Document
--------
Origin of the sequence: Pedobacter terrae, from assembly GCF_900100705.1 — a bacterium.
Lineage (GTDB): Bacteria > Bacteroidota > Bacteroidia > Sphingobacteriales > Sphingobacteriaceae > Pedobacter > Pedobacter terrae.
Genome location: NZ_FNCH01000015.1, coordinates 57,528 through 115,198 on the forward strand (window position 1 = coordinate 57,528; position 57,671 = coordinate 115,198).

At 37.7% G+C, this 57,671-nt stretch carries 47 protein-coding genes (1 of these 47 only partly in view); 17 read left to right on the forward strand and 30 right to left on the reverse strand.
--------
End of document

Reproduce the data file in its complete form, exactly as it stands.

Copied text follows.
Origin of the sequence: Pedobacter terrae, from assembly GCF_900100705.1 — a bacterium.
Lineage (GTDB): Bacteria > Bacteroidota > Bacteroidia > Sphingobacteriales > Sphingobacteriaceae > Pedobacter > Pedobacter terrae.
Genome location: NZ_FNCH01000015.1, coordinates 57,528 through 115,198 on the forward strand (window position 1 = coordinate 57,528; position 57,671 = coordinate 115,198).

At 37.7% G+C, this 57,671-nt stretch carries 47 protein-coding genes (1 of these 47 only partly in view); 17 read left to right on the forward strand and 30 right to left on the reverse strand.